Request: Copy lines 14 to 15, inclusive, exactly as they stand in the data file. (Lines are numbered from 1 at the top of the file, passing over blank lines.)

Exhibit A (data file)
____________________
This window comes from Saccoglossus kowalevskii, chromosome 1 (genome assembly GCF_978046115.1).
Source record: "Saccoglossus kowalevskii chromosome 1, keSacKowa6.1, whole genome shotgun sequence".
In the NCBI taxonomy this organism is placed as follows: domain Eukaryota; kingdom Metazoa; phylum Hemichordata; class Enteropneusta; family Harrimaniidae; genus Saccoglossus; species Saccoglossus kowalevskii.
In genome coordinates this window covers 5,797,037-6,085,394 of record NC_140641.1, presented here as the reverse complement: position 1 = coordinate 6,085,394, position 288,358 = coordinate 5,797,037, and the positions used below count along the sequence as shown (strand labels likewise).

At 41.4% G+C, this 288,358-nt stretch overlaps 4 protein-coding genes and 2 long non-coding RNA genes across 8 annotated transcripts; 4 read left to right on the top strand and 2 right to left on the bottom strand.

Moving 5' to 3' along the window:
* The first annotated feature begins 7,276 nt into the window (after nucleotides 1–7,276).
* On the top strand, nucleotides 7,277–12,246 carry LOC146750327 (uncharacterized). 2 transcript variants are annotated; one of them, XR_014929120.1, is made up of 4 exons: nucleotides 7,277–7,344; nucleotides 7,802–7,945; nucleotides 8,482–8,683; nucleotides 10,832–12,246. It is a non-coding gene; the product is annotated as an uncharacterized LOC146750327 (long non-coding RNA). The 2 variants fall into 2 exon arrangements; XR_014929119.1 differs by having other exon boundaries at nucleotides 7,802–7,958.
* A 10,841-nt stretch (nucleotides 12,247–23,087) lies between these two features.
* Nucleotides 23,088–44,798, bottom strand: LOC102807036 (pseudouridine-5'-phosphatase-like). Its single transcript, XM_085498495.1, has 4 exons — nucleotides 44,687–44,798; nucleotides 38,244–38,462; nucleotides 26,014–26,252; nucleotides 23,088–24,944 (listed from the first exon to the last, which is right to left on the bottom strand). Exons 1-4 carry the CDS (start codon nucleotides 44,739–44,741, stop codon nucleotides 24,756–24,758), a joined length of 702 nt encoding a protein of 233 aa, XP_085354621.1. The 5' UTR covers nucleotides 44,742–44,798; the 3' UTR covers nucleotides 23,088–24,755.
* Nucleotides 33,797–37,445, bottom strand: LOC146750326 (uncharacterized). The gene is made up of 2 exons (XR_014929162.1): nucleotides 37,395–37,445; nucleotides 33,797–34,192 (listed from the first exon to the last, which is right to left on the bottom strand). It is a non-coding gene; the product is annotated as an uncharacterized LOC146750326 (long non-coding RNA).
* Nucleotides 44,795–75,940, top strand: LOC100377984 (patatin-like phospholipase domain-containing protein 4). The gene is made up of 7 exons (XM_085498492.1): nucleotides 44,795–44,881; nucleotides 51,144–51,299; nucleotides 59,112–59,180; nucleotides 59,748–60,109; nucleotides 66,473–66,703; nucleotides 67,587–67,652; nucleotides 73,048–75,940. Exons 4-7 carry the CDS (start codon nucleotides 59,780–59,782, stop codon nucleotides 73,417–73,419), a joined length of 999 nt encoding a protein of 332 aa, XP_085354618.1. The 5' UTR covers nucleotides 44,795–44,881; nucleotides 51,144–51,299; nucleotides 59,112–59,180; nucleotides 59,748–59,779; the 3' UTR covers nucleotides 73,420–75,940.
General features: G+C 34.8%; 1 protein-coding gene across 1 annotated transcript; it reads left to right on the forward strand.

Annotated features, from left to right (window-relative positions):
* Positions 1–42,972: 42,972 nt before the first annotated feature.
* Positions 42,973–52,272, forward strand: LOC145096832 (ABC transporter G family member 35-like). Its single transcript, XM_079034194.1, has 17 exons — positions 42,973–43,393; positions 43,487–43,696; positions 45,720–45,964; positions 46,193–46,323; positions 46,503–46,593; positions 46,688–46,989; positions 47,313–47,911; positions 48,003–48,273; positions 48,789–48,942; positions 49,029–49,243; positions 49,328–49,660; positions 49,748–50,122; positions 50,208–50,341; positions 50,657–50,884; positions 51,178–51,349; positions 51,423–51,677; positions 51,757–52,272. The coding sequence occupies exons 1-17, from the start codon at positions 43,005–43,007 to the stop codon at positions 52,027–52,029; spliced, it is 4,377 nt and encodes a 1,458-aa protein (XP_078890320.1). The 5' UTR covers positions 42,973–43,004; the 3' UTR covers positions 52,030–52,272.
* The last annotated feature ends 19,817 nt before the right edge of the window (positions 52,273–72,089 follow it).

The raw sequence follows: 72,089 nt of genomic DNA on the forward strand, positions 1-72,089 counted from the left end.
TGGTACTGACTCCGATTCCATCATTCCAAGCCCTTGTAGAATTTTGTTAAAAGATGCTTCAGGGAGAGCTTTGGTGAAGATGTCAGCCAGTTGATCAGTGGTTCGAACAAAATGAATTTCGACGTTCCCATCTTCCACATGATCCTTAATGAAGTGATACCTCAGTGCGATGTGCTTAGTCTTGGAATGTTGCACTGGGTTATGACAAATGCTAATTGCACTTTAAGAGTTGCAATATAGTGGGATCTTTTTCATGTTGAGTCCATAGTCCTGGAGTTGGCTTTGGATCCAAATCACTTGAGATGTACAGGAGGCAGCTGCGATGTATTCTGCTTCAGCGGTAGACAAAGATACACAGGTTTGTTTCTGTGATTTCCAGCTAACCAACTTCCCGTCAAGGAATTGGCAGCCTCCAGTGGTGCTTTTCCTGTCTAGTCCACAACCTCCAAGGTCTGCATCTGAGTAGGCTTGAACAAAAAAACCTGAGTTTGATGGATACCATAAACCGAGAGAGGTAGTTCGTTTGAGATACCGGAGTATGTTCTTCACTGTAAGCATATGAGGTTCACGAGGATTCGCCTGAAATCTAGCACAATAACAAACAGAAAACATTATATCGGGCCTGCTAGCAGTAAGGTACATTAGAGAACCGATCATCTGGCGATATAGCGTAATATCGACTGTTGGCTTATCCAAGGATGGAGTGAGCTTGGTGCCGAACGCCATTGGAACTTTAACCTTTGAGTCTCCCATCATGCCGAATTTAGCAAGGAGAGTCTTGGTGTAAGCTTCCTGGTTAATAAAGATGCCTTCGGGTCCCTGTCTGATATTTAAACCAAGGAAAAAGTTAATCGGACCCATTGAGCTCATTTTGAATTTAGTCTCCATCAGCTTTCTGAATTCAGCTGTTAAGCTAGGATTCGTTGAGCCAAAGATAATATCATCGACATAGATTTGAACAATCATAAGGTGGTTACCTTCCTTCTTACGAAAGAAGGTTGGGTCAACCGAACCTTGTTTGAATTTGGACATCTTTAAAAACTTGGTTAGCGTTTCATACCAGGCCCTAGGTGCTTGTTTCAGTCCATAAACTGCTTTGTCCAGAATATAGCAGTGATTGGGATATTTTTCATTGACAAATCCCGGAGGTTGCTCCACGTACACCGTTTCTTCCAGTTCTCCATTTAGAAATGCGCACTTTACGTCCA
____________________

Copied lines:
Annotated features, from left to right (window-relative positions):
* Positions 1–42,972: 42,972 nt before the first annotated feature.